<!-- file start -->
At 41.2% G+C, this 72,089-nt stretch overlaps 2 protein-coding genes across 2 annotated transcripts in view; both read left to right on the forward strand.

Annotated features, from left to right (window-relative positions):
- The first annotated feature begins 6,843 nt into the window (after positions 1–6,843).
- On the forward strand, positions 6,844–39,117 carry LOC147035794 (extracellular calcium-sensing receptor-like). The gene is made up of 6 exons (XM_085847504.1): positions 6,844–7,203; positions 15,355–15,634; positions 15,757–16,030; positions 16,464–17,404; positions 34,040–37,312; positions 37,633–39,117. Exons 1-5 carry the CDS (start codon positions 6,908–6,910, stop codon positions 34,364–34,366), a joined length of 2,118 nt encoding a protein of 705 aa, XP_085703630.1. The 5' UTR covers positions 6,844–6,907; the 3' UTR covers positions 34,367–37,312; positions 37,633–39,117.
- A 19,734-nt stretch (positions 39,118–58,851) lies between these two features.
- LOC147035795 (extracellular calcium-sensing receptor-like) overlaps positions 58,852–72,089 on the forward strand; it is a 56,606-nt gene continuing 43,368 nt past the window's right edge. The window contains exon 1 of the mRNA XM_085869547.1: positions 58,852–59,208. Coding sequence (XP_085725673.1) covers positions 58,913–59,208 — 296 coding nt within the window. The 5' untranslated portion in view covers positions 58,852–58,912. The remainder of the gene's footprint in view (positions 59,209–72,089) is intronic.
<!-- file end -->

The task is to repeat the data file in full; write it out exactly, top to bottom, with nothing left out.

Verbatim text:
At 41.2% G+C, this 72,089-nt stretch overlaps 2 protein-coding genes across 2 annotated transcripts in view; both read left to right on the forward strand.

Annotated features, from left to right (window-relative positions):
- The first annotated feature begins 6,843 nt into the window (after positions 1–6,843).
- On the forward strand, positions 6,844–39,117 carry LOC147035794 (extracellular calcium-sensing receptor-like). The gene is made up of 6 exons (XM_085847504.1): positions 6,844–7,203; positions 15,355–15,634; positions 15,757–16,030; positions 16,464–17,404; positions 34,040–37,312; positions 37,633–39,117. Exons 1-5 carry the CDS (start codon positions 6,908–6,910, stop codon positions 34,364–34,366), a joined length of 2,118 nt encoding a protein of 705 aa, XP_085703630.1. The 5' UTR covers positions 6,844–6,907; the 3' UTR covers positions 34,367–37,312; positions 37,633–39,117.
- A 19,734-nt stretch (positions 39,118–58,851) lies between these two features.
- LOC147035795 (extracellular calcium-sensing receptor-like) overlaps positions 58,852–72,089 on the forward strand; it is a 56,606-nt gene continuing 43,368 nt past the window's right edge. The window contains exon 1 of the mRNA XM_085869547.1: positions 58,852–59,208. Coding sequence (XP_085725673.1) covers positions 58,913–59,208 — 296 coding nt within the window. The 5' untranslated portion in view covers positions 58,852–58,912. The remainder of the gene's footprint in view (positions 59,209–72,089) is intronic.